Between 2010 and 2019 brick-and-mortar retail sales climbed by approximately $625 billion compared to $428 billion for non-store retailers. Is this shocking information? Maybe you’re focusing on 2019 as an indication the e-commerce induced retail apocalypse is now upon us? Well, it’s not. We intentionally omitted 2020 retail sales data because it severely skewed the range of the chart, but the preliminary data are in and year-over-year brick-and-mortar retail sales increased by a whopping $368 billion (14 percent) compared with $268 billion (38 percent) for non-store retailers…in only one year…during a pandemic…when we were all told to stay at home as much as possible and, for a period of time, many brick-and-mortar stores were forced to shutter their stores.
Sears began its life in 1886 as a mail-order catalogue that sold watches, but it soon expanded into a wide variety of consumer products. By 1896 groceries had been added to the catalogue. Its first brick-and-mortar store opened in 1925. The mail-order catalogue portion of the business, which was once known as “the Consumer’s Bible,” was terminated in 1993 due to mailing costs associated with the paper catalogue and merchandise.
The following year, in 1994, Amazon was founded as an online catalogue of books. Like Sears, it soon expanded into a wide array of products such as electronics and clothing. In 2017 Amazon purchased Whole Foods, kicking off its first major foray into groceries and brick-and-mortar retail. Today, Amazon is widely known as “the Everything Store.”
History never repeats itself, but it often rhymes.
The king is dead, long live the king!
During 2020 almost $3 trillion was spent in brick-and-mortar retail stores compared to $970 billion in non-store retail clicks. Who exactly is the 800-pound gorilla in this movie? If online retail is the future, why are so many online retailers pursuing brick-and-mortar locations? The fact is, retailers migrate to wherever they can most effectively sell their products to consumers. In some cases this is accomplished digitally. But, as the retail sales data show us, over 75 percent of retail sales still occur in brick-and-mortar locations. Moreover, sales in brick-and-mortar retail stores continue to grow despite the common refrain of an apocalyptic scenario.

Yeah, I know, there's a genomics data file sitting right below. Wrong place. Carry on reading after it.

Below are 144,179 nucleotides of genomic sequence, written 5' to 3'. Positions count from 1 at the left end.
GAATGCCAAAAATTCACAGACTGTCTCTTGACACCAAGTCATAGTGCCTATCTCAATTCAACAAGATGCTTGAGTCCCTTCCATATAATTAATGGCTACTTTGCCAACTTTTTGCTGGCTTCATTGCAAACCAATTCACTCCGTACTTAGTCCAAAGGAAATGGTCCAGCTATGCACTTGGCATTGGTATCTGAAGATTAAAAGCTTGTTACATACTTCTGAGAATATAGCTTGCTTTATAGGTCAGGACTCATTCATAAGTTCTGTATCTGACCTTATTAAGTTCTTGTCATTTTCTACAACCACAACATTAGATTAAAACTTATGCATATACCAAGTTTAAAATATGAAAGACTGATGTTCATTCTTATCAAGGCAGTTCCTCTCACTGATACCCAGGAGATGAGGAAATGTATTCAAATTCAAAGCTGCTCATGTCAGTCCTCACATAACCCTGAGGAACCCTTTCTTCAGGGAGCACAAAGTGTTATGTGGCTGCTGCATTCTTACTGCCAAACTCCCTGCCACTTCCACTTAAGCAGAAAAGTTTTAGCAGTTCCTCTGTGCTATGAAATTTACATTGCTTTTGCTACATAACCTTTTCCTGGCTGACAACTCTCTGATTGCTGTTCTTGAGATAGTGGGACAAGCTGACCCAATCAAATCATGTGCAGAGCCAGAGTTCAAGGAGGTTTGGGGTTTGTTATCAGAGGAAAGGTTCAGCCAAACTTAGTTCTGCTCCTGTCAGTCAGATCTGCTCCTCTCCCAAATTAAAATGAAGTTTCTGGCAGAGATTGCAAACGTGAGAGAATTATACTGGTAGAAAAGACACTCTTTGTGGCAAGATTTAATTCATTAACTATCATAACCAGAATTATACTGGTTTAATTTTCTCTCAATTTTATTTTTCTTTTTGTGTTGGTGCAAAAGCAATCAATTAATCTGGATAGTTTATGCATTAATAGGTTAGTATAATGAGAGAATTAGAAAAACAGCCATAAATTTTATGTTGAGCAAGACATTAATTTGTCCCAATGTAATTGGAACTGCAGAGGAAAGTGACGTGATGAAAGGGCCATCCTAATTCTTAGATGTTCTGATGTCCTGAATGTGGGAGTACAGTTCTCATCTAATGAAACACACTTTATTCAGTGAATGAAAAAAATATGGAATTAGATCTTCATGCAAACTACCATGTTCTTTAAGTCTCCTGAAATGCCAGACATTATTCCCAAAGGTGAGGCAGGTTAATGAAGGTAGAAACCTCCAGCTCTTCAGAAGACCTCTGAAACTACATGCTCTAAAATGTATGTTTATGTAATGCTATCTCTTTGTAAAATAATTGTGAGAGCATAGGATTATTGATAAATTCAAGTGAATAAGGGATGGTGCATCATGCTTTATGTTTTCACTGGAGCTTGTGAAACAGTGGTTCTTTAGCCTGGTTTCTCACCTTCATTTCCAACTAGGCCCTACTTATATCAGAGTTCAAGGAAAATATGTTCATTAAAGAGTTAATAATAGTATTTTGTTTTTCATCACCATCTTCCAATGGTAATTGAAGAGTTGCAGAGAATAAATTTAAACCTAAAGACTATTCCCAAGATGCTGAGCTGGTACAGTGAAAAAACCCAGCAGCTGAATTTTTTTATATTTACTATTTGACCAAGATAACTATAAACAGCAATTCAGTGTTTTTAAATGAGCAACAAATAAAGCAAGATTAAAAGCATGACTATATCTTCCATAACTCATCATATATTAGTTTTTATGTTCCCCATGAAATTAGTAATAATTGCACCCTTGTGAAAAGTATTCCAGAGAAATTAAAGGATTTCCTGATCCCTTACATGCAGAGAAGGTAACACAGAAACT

Brick-and-mortar retail is not dying at the hands of e-commerce, or anything else for that matter. This is not conjecture. The data presented in this report are facts, reported by the U.S. government, which is the world’s gold standard when it comes to economic data. Claims of a retail apocalypse cannot be supported against the backdrop of this information. Sure, some retailers have shuttered their brick-and-mortar operations. But, to take idiosyncratic failures and extrapolate them across the entire brick-and-mortar retail ecosystem is disingenuous at best. The key to knowing when someone is gaslighting you is to be armed with facts and supporting data. Now, you can blow out the flame.
About Jeff Davenport
Jeff Davenport is a data geek who talks in his sleep about commercial real estate. To pay the bills he takes a dash of economic data, a pinch of demographic data, a teaspoon of CRE data, and a splash of common sense to create a large helping of actionable intelligence. He has spent the past two decades in commercial real estate development, leasing/sales, research, and advisory roles. You can connect with him on LinkedIn: https://www.linkedin.com/in/jdavenport5/